Love Languages Decoded

Love Languages Decoded

By Mai Vang

May 2, 2021


Love languages describe the way someone wants to feel loved and appreciated. Depending on each individual’s personality type, people may appreciate signs of love differently than their partners do. Understanding and decoding these different ways of showing love can help fulfill expectations and needs in relationships. 

So what are the types of love languages?

Quality time is the love language that centers on togetherness. A person feels loved, cherished and prioritized when they spend meaningful time with their loved ones. The psychology behind quality time has an emphasis on quality over quantity and is all about giving someone undivided attention.

Physical touch is the physical expression of love. It is the non-verbal love language that focuses more on intimacy. The psychology behind this form of communication goes deeper than one may think as physical touch is the first language used to communicate as infants. It plays a critical role in social and behavioral development.

Gift giving is showing affection through giving gifts. Feelings of affection toward another person can be shown from the thought of gift giving itself to the careful selection of an item that represents the relationship. The actual giving of the gift itself also brings out feelings of affection toward another person. 

Words of affirmation are the expression of love through verbal communication that is supportive, encouraging and appreciative. These can also be shown in written messages such as love notes and letters.

Acts of service are about the demonstrations of love. It is described as selfless acts and doing something for one’s partner in hopes they would like it. Neurobiologists found that selfless acts generate positive feelings created by compassionate actions, which is a form of positive reinforcement. 

Does it stem from childhood traumas and experiences?

It is possible that people’s love language shows what they currently lack or what they lacked in the past. For instance, if someone’s love language is words of affirmation, then encouragement and support may not have been prominent during adolescent years. It’s natural for people to want reassurance, be congratulated and be applauded because humans naturally thrive on praise.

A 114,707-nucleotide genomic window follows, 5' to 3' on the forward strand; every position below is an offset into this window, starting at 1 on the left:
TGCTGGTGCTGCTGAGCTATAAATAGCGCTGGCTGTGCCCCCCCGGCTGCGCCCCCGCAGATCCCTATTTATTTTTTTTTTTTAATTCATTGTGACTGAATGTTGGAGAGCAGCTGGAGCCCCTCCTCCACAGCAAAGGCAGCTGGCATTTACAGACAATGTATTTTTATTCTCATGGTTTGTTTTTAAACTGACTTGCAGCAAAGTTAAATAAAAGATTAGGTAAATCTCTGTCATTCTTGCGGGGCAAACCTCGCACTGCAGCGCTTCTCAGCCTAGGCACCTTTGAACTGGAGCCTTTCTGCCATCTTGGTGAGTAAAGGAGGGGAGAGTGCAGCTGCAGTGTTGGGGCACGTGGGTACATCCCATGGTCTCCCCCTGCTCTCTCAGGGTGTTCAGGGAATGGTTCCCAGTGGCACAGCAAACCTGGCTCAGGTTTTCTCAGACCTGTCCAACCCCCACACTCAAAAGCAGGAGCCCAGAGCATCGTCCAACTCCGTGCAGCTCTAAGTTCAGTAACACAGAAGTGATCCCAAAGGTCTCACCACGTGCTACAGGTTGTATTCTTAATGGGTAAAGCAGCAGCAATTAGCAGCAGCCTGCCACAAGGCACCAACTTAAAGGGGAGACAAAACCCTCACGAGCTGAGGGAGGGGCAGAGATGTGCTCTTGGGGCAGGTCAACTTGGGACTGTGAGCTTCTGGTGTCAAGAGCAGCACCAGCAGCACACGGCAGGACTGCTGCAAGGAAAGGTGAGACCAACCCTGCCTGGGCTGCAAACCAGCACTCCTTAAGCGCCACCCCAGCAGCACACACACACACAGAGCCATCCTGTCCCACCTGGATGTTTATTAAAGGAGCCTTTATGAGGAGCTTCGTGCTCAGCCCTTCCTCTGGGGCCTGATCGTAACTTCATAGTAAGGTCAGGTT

This concept can be applied to all of the love languages. If someone’s love language is quality time, then they were possibly lonely as a child or may not have felt someone’s undivided attention for more than a few minutes. Having physical touch as a love language could mean that a person lacks physical affection and may not have received it as often as they should, thus missing the warmth of physicality. 

Those whose love language is gift giving may have never felt worthy enough of small gestures, and these individuals will most likely experience a wave of reassurance when their partner surprises them with a gift as simple as a bouquet of flowers. Acts of service as a love language mean that an individual probably never had help with their daily tasks and grew up in an environment where their caregivers were constantly breaking commitments, leading to the strong belief of “actions speak louder than words” because words were never honored. 

On the contrary side, love languages may not be entirely linked to “bad” experiences. For example, someone may have grown up in a household where a lot of physical affection was given; therefore, they seek the same amount of affection from others as an adult. Or, if the individual was often praised and acknowledged for their efforts as a child, as an adult, their main love language might be words of affirmation. Some people grow up receiving the right amount of love, so they don’t lack it. Instead, they know what exactly to look for in others and can express their wants and needs through their love language. 

Learning about each love language allows couples to communicate their emotional needs with one another and how each person expresses their love. However, it should be more important for people to practice all of the love languages and not just focus on one specific love language. Individuals should also practice each love language on themselves, too. 



Mai Vang is a senior under the College of Arts and Letters majoring in professional and public writing. Her main focus is digital content creating and many of her creations are heavily inspired by Studio Ghibli. In her free time, she likes to experiment with video and photo editing in hopes to be more flexible with her skills.